Page 2 of 3

High School Orientation Day

Well Nolan had his first day as a high school student. Now, I understand that it is just orientation but I was excited for him.  He found a familiar face and off he went with a smile on his face.  I was less excited realizing that I am the mother of a high school student.

Stay tuned for new posts during the year. I also have a new book I am reading too. The book is called Look Me in The Eye  by John Elder Robison.    It might take me a while to finish but I will share some interesting tidbits as I read.

Cooking Camp Was a Great Choice

Wow, I love what this cooking camp, Kitchen Kid, has instilled in my son.  In one weeks time, he has been inspired to hop into the kitchen to cook and bake.  Last week he made Vanilla Pudding.  It was so creamy smooth.  He did everything himself accept separate the eggs.  Separating eggs is very tricky.  Here is a picture of his pudding

Nolan’s  First Vanilla Pudding

From there, he began making his own breakfast. The breakfast mostly consisted of scrambled eggs. However, just the other night, his friends slept over and all three boys worked feverishly on dessert. It was a molten chocolate lava cake. It was delicious. Here is their photo.

Chocolate Molten Lava Cake

This cake took many steps. First the boys had to melt the two kinds of chocolate and butter in a water bath. Then, the boys had to crack and beat the eggs and sugar. Then the boys needed to temper the eggs before pouring all the eggs into the butter and chocolate mixture. In addition, the boys had to butter and flour all the ramekins as well as preheat the oven.

It was so much fun to watch the boys put this altogether. Once the cake finished baking we ate it immediately. It tasted amazing. The boys were so proud of themselves. Nico was so excited in the kitchen he couldn’t stop singing in his operatic voice. It was crazy fun. The most important thing is the boys had to stop using electronics for at least 45 minutes during the prep period.

So, it is okay  to gently push your child into making a choice otherwise the child won’t learn what interests him/her.  If my husband and I not made Nolan choose a camp, he would have wanted to sit in his room all day.  This would not have been acceptable to me or his dad.  Yes, summer is for relaxing but it is also for exploring new interests.

I realize now that it is ok for your child to be bored.

Last week, on 4th of July, my husband and I decided to run in the local race in our community.  After the race we showered and flopped down on the bed.  We checked in on Nicolas, he was fine playing his Gameboy 3D, so we took a nap.  Before taking this nap we explained clearly several times that we were leaving at 5:30 to head down to the football stadium for the concert and firework show.  We even explained to him that the Gameboy was going to stay home.   He seemed to understand.  Seemed is the best word to describe it!

About 30 minutes before we needed to leave, we gave our warning and reminder to Nolan that it was time to go to the field.  We told him the time we needed to leave.  He said, “okay, got it!”  Upon leaving, Nolan becomes flustered.  He said, “you never said anything about leaving and going to fireworks!”  And the drama begins.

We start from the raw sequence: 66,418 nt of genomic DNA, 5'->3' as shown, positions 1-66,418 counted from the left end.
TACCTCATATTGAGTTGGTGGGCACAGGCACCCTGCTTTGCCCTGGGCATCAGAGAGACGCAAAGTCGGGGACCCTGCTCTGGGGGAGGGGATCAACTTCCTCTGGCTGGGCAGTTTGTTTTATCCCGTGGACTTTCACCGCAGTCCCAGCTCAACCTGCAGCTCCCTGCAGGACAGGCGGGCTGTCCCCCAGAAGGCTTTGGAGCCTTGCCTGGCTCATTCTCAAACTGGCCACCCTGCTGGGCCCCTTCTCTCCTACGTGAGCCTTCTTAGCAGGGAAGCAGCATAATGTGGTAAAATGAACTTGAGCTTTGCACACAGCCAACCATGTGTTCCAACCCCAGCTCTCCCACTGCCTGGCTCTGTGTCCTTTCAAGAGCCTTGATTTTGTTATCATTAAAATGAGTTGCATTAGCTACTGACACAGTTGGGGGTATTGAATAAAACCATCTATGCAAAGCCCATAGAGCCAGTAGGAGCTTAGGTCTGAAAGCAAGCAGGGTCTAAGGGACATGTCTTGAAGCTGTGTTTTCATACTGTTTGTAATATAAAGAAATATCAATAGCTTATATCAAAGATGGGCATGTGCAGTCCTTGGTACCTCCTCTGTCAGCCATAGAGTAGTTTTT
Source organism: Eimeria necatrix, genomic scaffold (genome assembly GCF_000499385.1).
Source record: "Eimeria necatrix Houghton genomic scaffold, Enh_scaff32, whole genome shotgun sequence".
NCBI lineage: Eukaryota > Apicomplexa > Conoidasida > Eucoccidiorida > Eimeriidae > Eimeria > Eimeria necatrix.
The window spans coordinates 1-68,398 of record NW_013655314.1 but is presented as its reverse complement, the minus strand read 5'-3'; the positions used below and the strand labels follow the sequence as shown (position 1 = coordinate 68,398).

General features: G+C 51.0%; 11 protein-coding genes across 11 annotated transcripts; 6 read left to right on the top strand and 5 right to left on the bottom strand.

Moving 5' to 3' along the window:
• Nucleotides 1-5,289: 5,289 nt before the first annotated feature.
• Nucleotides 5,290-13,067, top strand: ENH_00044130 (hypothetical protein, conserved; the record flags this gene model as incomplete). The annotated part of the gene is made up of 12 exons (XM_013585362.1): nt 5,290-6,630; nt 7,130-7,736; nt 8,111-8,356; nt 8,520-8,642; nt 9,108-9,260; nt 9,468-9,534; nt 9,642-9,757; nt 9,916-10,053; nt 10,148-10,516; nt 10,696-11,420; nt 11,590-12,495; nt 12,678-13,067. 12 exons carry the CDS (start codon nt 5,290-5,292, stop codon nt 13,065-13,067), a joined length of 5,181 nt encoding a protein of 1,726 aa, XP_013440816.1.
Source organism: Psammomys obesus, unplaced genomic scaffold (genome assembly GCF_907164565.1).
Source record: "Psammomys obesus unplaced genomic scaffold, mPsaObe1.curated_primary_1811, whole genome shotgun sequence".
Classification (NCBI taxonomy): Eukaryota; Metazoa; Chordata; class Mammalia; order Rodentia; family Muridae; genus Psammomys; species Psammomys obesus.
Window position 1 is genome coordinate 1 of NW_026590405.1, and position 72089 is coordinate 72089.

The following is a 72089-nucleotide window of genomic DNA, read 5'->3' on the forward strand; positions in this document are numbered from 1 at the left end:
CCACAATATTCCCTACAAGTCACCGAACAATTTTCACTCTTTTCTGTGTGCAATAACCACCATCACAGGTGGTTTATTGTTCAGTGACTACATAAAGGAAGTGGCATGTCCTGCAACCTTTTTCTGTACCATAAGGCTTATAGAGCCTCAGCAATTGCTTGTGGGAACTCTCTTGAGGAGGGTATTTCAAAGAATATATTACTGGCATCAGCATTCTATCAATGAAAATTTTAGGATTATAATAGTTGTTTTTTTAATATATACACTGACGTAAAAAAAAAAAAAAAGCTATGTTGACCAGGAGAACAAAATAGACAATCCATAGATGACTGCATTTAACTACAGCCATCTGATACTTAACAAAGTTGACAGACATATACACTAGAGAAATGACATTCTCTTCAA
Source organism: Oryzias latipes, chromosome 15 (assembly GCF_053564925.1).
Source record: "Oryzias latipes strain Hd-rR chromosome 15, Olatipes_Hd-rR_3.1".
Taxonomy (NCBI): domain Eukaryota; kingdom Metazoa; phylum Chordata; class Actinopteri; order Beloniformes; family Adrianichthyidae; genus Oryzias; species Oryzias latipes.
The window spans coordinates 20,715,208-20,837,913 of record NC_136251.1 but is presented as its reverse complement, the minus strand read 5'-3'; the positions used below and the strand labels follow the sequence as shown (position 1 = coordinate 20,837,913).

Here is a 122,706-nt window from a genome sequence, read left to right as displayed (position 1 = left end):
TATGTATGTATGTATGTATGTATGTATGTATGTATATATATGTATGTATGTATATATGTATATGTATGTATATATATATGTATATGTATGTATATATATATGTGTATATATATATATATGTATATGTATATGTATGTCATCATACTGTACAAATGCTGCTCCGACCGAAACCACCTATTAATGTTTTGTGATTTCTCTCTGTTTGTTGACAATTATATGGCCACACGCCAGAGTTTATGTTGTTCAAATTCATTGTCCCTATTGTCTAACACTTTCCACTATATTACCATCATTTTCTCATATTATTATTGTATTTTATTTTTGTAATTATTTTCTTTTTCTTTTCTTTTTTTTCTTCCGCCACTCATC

We reminded him that we did tell him however, he probably didn’t listen carefully. After several minutes of “you didn’t tell me!”  and our response of  “yes we did, you didn’t hear us”, we finally jumped in the car and headed down.  I noticed the Gameboy in the car.  I told Nicolas this was family time and the Gameboy needs to stay in the car.  He seemed okay with the idea of leaving the Gameboy in the car.

Once at the football field, we sat down on the 30 yard line.  We had a great view of the stage for the concert.  My husband and I were so excited.  The English Beat played.  It brought us back to our high school days of social awkwardness and ska music.  Anyway, the band wasn’t going to be on for another hour.  So we sat, relaxed and waited.  However, Nolan couldn’t get his mind off that G in the car.  The tantrum had started.

He began screaming, “you call this family time? we aren’t even talking. We are just sitting here. Why can’t I have my Gameboy?  There is nothing to do.”  Our response was simple “we are spending time together.  If you want to walk around and look for friends from school, go walk around. However, the Gameboy stays in the car.”  The evening escalated to the point where he was scratching at the Astroturf trying to dig a hole.  Good luck with that!

My husband and I decided that he really wanted negative attention.  We were not going to engage.  We made a decision and we were sticking to it.  Finally the band came on and David and I hit the dance floor like it was the 1980’s.  We were not going to let Nolan’s teenage tantrum ruin our night.

This entire scenario was really our fault.  We have indulged Nolan with this Gameboy 3D since he was younger.  We knew that anytime he was bored all we had to do is whip out this contraption and presto Nolan would no longer be bored.    Hind sight being 20/20, I realize this was not the best solution.  So, what are we doing about this situation now?  Well since the teenage tantrum, we have removed all computer appliances.  They are being kept in a secret location to protect the innocent.   When Nolan earns his game time, he only gets one hour per day during the summer. He can even earn bonus time of another 30 minutes if he visits with guests or is helpful around the house.